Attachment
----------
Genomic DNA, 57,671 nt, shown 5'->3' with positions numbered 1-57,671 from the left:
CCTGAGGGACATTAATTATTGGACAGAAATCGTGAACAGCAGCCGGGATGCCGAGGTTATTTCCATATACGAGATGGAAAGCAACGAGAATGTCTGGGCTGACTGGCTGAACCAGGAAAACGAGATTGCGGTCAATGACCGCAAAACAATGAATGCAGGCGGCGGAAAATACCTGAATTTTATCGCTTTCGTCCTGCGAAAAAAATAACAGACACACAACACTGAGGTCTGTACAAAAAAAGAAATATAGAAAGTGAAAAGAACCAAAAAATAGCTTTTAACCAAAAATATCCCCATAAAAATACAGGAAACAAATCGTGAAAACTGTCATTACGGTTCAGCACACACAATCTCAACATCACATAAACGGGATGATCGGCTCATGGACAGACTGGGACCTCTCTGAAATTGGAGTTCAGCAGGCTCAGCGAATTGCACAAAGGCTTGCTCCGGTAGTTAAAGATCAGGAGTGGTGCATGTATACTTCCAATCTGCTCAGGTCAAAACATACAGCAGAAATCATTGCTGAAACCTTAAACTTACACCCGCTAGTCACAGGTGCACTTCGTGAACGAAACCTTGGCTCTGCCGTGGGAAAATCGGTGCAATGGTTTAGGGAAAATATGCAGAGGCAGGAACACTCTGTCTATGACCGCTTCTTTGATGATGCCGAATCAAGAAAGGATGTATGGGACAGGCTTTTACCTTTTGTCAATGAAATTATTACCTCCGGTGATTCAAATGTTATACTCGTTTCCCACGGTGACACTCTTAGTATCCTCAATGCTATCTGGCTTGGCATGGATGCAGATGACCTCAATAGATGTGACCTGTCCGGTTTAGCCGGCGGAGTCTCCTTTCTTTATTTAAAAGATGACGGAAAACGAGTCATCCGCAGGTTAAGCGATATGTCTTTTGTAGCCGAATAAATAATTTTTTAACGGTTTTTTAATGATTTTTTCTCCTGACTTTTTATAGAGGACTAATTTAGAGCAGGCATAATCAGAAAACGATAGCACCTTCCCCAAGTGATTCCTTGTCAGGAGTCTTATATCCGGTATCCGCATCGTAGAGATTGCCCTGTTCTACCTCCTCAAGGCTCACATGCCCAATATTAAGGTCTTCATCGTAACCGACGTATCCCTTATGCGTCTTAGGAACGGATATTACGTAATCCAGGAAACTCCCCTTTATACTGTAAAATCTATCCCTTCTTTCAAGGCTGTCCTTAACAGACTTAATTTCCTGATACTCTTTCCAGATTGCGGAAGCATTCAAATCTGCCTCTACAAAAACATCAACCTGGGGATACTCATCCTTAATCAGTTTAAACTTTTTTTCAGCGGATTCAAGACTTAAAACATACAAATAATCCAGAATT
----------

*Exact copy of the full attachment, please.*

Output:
Genomic DNA, 57,671 nt, shown 5'->3' with positions numbered 1-57,671 from the left:
CCTGAGGGACATTAATTATTGGACAGAAATCGTGAACAGCAGCCGGGATGCCGAGGTTATTTCCATATACGAGATGGAAAGCAACGAGAATGTCTGGGCTGACTGGCTGAACCAGGAAAACGAGATTGCGGTCAATGACCGCAAAACAATGAATGCAGGCGGCGGAAAATACCTGAATTTTATCGCTTTCGTCCTGCGAAAAAAATAACAGACACACAACACTGAGGTCTGTACAAAAAAAGAAATATAGAAAGTGAAAAGAACCAAAAAATAGCTTTTAACCAAAAATATCCCCATAAAAATACAGGAAACAAATCGTGAAAACTGTCATTACGGTTCAGCACACACAATCTCAACATCACATAAACGGGATGATCGGCTCATGGACAGACTGGGACCTCTCTGAAATTGGAGTTCAGCAGGCTCAGCGAATTGCACAAAGGCTTGCTCCGGTAGTTAAAGATCAGGAGTGGTGCATGTATACTTCCAATCTGCTCAGGTCAAAACATACAGCAGAAATCATTGCTGAAACCTTAAACTTACACCCGCTAGTCACAGGTGCACTTCGTGAACGAAACCTTGGCTCTGCCGTGGGAAAATCGGTGCAATGGTTTAGGGAAAATATGCAGAGGCAGGAACACTCTGTCTATGACCGCTTCTTTGATGATGCCGAATCAAGAAAGGATGTATGGGACAGGCTTTTACCTTTTGTCAATGAAATTATTACCTCCGGTGATTCAAATGTTATACTCGTTTCCCACGGTGACACTCTTAGTATCCTCAATGCTATCTGGCTTGGCATGGATGCAGATGACCTCAATAGATGTGACCTGTCCGGTTTAGCCGGCGGAGTCTCCTTTCTTTATTTAAAAGATGACGGAAAACGAGTCATCCGCAGGTTAAGCGATATGTCTTTTGTAGCCGAATAAATAATTTTTTAACGGTTTTTTAATGATTTTTTCTCCTGACTTTTTATAGAGGACTAATTTAGAGCAGGCATAATCAGAAAACGATAGCACCTTCCCCAAGTGATTCCTTGTCAGGAGTCTTATATCCGGTATCCGCATCGTAGAGATTGCCCTGTTCTACCTCCTCAAGGCTCACATGCCCAATATTAAGGTCTTCATCGTAACCGACGTATCCCTTATGCGTCTTAGGAACGGATATTACGTAATCCAGGAAACTCCCCTTTATACTGTAAAATCTATCCCTTCTTTCAAGGCTGTCCTTAACAGACTTAATTTCCTGATACTCTTTCCAGATTGCGGAAGCATTCAAATCTGCCTCTACAAAAACATCAACCTGGGGATACTCATCCTTAATCAGTTTAAACTTTTTTTCAGCGGATTCAAGACTTAAAACATACAAATAATCCAGAATT